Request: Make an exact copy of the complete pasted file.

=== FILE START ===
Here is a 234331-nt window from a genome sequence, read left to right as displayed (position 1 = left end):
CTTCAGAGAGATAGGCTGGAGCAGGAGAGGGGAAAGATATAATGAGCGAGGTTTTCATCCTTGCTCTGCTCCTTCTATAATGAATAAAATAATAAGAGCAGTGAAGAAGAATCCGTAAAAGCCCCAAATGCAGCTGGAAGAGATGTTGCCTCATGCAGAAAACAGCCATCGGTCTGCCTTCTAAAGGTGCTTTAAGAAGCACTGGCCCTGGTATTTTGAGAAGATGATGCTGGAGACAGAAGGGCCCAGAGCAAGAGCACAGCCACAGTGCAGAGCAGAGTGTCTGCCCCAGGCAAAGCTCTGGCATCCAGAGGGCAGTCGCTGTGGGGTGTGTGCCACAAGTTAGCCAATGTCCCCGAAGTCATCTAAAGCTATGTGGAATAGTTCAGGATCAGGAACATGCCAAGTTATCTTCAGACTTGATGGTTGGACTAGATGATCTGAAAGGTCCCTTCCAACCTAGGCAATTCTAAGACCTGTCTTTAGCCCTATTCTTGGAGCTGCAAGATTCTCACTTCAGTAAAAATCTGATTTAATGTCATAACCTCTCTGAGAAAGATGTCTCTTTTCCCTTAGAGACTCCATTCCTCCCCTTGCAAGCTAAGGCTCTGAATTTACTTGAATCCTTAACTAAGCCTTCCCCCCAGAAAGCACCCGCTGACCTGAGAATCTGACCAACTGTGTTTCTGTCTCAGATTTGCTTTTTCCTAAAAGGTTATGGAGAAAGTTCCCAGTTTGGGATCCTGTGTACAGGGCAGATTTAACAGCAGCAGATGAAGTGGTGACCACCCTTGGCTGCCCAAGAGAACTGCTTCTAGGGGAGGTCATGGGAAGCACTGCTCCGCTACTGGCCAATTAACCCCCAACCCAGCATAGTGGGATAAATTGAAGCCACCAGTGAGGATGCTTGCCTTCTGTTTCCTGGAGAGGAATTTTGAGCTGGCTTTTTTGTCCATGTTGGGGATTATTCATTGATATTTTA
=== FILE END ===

Here is a 234331-nt window from a genome sequence, read left to right as displayed (position 1 = left end):
CTTCAGAGAGATAGGCTGGAGCAGGAGAGGGGAAAGATATAATGAGCGAGGTTTTCATCCTTGCTCTGCTCCTTCTATAATGAATAAAATAATAAGAGCAGTGAAGAAGAATCCGTAAAAGCCCCAAATGCAGCTGGAAGAGATGTTGCCTCATGCAGAAAACAGCCATCGGTCTGCCTTCTAAAGGTGCTTTAAGAAGCACTGGCCCTGGTATTTTGAGAAGATGATGCTGGAGACAGAAGGGCCCAGAGCAAGAGCACAGCCACAGTGCAGAGCAGAGTGTCTGCCCCAGGCAAAGCTCTGGCATCCAGAGGGCAGTCGCTGTGGGGTGTGTGCCACAAGTTAGCCAATGTCCCCGAAGTCATCTAAAGCTATGTGGAATAGTTCAGGATCAGGAACATGCCAAGTTATCTTCAGACTTGATGGTTGGACTAGATGATCTGAAAGGTCCCTTCCAACCTAGGCAATTCTAAGACCTGTCTTTAGCCCTATTCTTGGAGCTGCAAGATTCTCACTTCAGTAAAAATCTGATTTAATGTCATAACCTCTCTGAGAAAGATGTCTCTTTTCCCTTAGAGACTCCATTCCTCCCCTTGCAAGCTAAGGCTCTGAATTTACTTGAATCCTTAACTAAGCCTTCCCCCCAGAAAGCACCCGCTGACCTGAGAATCTGACCAACTGTGTTTCTGTCTCAGATTTGCTTTTTCCTAAAAGGTTATGGAGAAAGTTCCCAGTTTGGGATCCTGTGTACAGGGCAGATTTAACAGCAGCAGATGAAGTGGTGACCACCCTTGGCTGCCCAAGAGAACTGCTTCTAGGGGAGGTCATGGGAAGCACTGCTCCGCTACTGGCCAATTAACCCCCAACCCAGCATAGTGGGATAAATTGAAGCCACCAGTGAGGATGCTTGCCTTCTGTTTCCTGGAGAGGAATTTTGAGCTGGCTTTTTTGTCCATGTTGGGGATTATTCATTGATATTTTA